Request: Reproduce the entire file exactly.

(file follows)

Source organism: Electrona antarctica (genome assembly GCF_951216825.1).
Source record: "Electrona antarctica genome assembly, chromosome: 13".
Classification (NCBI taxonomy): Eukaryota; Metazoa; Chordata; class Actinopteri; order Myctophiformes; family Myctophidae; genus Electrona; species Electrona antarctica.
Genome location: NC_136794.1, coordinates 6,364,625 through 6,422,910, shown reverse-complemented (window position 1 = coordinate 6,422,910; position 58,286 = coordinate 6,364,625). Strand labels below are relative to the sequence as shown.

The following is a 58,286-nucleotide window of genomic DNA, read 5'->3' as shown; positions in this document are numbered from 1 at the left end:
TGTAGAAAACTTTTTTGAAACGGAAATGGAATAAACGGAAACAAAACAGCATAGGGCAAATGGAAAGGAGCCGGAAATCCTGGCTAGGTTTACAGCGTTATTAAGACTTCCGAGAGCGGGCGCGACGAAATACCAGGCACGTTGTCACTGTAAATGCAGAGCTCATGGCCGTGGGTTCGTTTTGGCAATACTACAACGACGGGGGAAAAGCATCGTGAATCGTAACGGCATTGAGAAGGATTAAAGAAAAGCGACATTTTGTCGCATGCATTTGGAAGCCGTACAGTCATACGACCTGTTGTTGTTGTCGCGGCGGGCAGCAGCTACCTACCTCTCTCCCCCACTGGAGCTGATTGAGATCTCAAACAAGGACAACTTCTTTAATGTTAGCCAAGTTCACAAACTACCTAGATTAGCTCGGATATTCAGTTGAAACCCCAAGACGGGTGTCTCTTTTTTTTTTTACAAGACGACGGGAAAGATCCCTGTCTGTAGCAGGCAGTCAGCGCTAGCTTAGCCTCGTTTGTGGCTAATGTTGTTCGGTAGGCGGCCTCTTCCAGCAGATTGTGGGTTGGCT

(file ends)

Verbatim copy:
Source organism: Electrona antarctica (genome assembly GCF_951216825.1).
Source record: "Electrona antarctica genome assembly, chromosome: 13".
Classification (NCBI taxonomy): Eukaryota; Metazoa; Chordata; class Actinopteri; order Myctophiformes; family Myctophidae; genus Electrona; species Electrona antarctica.
Genome location: NC_136794.1, coordinates 6,364,625 through 6,422,910, shown reverse-complemented (window position 1 = coordinate 6,422,910; position 58,286 = coordinate 6,364,625). Strand labels below are relative to the sequence as shown.

The following is a 58,286-nucleotide window of genomic DNA, read 5'->3' as shown; positions in this document are numbered from 1 at the left end:
TGTAGAAAACTTTTTTGAAACGGAAATGGAATAAACGGAAACAAAACAGCATAGGGCAAATGGAAAGGAGCCGGAAATCCTGGCTAGGTTTACAGCGTTATTAAGACTTCCGAGAGCGGGCGCGACGAAATACCAGGCACGTTGTCACTGTAAATGCAGAGCTCATGGCCGTGGGTTCGTTTTGGCAATACTACAACGACGGGGGAAAAGCATCGTGAATCGTAACGGCATTGAGAAGGATTAAAGAAAAGCGACATTTTGTCGCATGCATTTGGAAGCCGTACAGTCATACGACCTGTTGTTGTTGTCGCGGCGGGCAGCAGCTACCTACCTCTCTCCCCCACTGGAGCTGATTGAGATCTCAAACAAGGACAACTTCTTTAATGTTAGCCAAGTTCACAAACTACCTAGATTAGCTCGGATATTCAGTTGAAACCCCAAGACGGGTGTCTCTTTTTTTTTTTACAAGACGACGGGAAAGATCCCTGTCTGTAGCAGGCAGTCAGCGCTAGCTTAGCCTCGTTTGTGGCTAATGTTGTTCGGTAGGCGGCCTCTTCCAGCAGATTGTGGGTTGGCT